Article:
So weird set today–and proof that amazing figures and sets can come from very, very dumb places. I am sure that most people are familiar with Wild Republic–their merch is ubiquitous in shops at zoos, aquariums, museums and science centres…and has also infiltrated regular toy shops and ‘impulse’ toy sections in other stores. These days, they are probably most notable for their wide range of plush animals in different forms (“Wild Republic” used to refer specifically to a line of velcro-handed primate plush) but they also have a number of other materials, often low end small figures (often reissued Nayab figures) and trinkets. But in the late 90s they were far more recognized under the name K&M International for their small and mid-size PVC and rubber animal figures (this red salamander is a still-existing relic of those). But sometimes they still make unique and interesting things.
Back in my museum days, upon my arrival, our gift shop was, like most, pretty Wild Republic heavy. I definitely pushed it in different directions (better model brands of course, and more interesting stuff besides) but we did keep some WR products–things that still reflected the overarching themes of our centre, but were still fun and decent quality. And, yes…they tend to be less expensive, so kids could go nuts. Which is what my son did when we brought in rubber bouncy balls with sharks in them (I don’t know where he gets that from…). But it was my fault–because the first thing I noticed in these balls, was that while a few sharks were pretty regular and generic (note the first two images) many of them were absolutely must-haves!
So I had to try–it turned out that it was pretty easy to split the balls with a sharp scalpel and a good twist. The species that caused me to try was what I recognized as some kind of Lantern shark! This was, for me, a big deal, because there were no lantern shark figures at all–and still aren’t (there are a couple other similar species, like cookie-cutter sharks). So when I popped it out, I noticed two things–one, it was crazy small, less than 2 centimetres long (it had looked larger due to the distortion in the clear bouncy rubber). And second, there was a crazy amount of detail in this tiny little shark, especially given the size and the otherwise cheap nature of the product. So now I had to go looking through for the others.
And after getting past the kind of generic ones (notice that first row of pictures…) but the others–I was stunned. I the next ones that popped out were a Goblin shark and Catshark (or maybe a Swellshark…it’s a pretty tough one, but definitely something unique). While I did have a few goblin sharks (as they are marginally common figures if you look in Japan!), there are no other catsharks (and only one swellshark…ironically, a K&M International figure!). And once I had a few…well, might as well go all in. And overall it didn’t disappoint. Even the kind of generic ones, kind of basic requiem or lamnid sharks, were kind of interesting–and the size makes them great for any kind of scene–they’d easily fit with tiny mosasaur or spinosaur figures, for example!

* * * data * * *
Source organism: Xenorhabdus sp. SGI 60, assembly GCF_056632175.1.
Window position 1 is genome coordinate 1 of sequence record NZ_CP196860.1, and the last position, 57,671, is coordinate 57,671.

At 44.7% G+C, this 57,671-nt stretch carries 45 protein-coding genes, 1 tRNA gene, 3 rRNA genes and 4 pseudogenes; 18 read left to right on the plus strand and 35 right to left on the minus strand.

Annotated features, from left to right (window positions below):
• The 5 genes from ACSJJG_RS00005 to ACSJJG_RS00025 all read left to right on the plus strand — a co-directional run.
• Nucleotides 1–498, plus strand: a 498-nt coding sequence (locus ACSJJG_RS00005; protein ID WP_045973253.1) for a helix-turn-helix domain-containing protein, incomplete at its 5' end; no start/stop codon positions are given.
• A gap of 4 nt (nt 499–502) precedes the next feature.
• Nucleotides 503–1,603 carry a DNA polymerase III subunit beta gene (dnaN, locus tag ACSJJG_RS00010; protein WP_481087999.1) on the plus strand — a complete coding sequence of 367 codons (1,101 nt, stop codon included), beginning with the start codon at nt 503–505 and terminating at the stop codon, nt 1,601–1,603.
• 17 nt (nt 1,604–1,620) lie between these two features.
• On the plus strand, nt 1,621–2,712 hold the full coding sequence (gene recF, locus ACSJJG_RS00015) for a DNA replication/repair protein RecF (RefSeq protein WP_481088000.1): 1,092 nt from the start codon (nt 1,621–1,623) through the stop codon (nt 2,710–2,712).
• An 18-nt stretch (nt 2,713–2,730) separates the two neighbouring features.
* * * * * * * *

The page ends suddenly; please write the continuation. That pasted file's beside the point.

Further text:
Closer inspection turned up some of the usual suspects in a set of sharks–a Hammerhead shark (could be a winghead? It has a pretty wide, narrow head), a Whale shark, ones that were probably meant to be a Lemon shark, a different Carcharodontid shark, a probable White shark, a maybe Basking shark, that sort of thing. But beyond those, there were some other real gems in those rubber balls. The first Sand Tiger shark figure I’d ever seen (and would remain so until later Kaiyodo and Safari figures) (could be a carchariid or odontapsid shark…); a Horn shark of some kind, although these are pretty tough to get down to species; and finally a Sixgill shark! Which is especially exciting, since, again, not a group usually seen in figure form. When I first saw the figure I thought it might be a frilled shark (which has been made before)–a hexanchid shark is an even better surprise, since there were literally none (Takara eventually made one, so still not exactly common).
So how does this whole set stack up? In terms of sculpt and quality? They are overall a resounding ‘okay’. Many of them are a little rough, and the paint can make the identification to species a little uncertain. And the material is kind a strange, almost brittle plastic. But again, these are tiny figures, around 2.5 centimetres each, meant to be tucked inside of a rubber bouncy ball. Given that context…these figures are an incredible effort, and one of the most diverse sets of sharks ever made–12 figures with relatively little focus on what are generally thought of as ‘typical’ sharks. The tiny size makes play or display difficult, but they’re great diorama accessories. Sadly, I don’t think the balls are available anymore…I know that people track these down but I’m not sure how easy that is. Very much worth the search though, it’s definitely a great example of a hidden treasure!